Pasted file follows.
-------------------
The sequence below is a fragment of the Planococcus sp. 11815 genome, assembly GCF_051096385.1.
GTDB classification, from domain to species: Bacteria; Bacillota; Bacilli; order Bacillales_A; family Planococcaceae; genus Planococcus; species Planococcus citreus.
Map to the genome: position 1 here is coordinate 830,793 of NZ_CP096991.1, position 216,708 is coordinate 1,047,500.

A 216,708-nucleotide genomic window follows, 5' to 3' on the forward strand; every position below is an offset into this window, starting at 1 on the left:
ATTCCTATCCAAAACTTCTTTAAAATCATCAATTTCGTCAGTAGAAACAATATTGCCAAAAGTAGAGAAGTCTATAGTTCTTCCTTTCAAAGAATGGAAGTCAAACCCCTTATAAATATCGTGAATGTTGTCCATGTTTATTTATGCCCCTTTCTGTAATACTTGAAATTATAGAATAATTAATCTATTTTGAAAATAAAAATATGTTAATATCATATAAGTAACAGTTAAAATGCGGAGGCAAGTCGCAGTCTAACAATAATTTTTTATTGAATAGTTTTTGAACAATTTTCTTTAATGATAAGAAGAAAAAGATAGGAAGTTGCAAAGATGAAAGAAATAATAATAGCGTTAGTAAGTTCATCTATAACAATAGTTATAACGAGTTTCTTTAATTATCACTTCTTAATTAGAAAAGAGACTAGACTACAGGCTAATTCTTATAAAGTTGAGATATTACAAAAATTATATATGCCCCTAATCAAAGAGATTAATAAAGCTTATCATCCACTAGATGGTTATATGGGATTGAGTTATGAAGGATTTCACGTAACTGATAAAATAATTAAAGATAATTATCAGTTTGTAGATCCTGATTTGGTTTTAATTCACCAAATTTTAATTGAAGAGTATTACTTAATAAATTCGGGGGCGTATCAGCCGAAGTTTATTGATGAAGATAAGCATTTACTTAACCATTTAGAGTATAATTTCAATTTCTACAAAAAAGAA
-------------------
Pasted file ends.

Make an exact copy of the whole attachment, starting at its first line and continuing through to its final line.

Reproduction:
The sequence below is a fragment of the Planococcus sp. 11815 genome, assembly GCF_051096385.1.
GTDB classification, from domain to species: Bacteria; Bacillota; Bacilli; order Bacillales_A; family Planococcaceae; genus Planococcus; species Planococcus citreus.
Map to the genome: position 1 here is coordinate 830,793 of NZ_CP096991.1, position 216,708 is coordinate 1,047,500.

A 216,708-nucleotide genomic window follows, 5' to 3' on the forward strand; every position below is an offset into this window, starting at 1 on the left:
ATTCCTATCCAAAACTTCTTTAAAATCATCAATTTCGTCAGTAGAAACAATATTGCCAAAAGTAGAGAAGTCTATAGTTCTTCCTTTCAAAGAATGGAAGTCAAACCCCTTATAAATATCGTGAATGTTGTCCATGTTTATTTATGCCCCTTTCTGTAATACTTGAAATTATAGAATAATTAATCTATTTTGAAAATAAAAATATGTTAATATCATATAAGTAACAGTTAAAATGCGGAGGCAAGTCGCAGTCTAACAATAATTTTTTATTGAATAGTTTTTGAACAATTTTCTTTAATGATAAGAAGAAAAAGATAGGAAGTTGCAAAGATGAAAGAAATAATAATAGCGTTAGTAAGTTCATCTATAACAATAGTTATAACGAGTTTCTTTAATTATCACTTCTTAATTAGAAAAGAGACTAGACTACAGGCTAATTCTTATAAAGTTGAGATATTACAAAAATTATATATGCCCCTAATCAAAGAGATTAATAAAGCTTATCATCCACTAGATGGTTATATGGGATTGAGTTATGAAGGATTTCACGTAACTGATAAAATAATTAAAGATAATTATCAGTTTGTAGATCCTGATTTGGTTTTAATTCACCAAATTTTAATTGAAGAGTATTACTTAATAAATTCGGGGGCGTATCAGCCGAAGTTTATTGATGAAGATAAGCATTTACTTAACCATTTAGAGTATAATTTCAATTTCTACAAAAAAGAA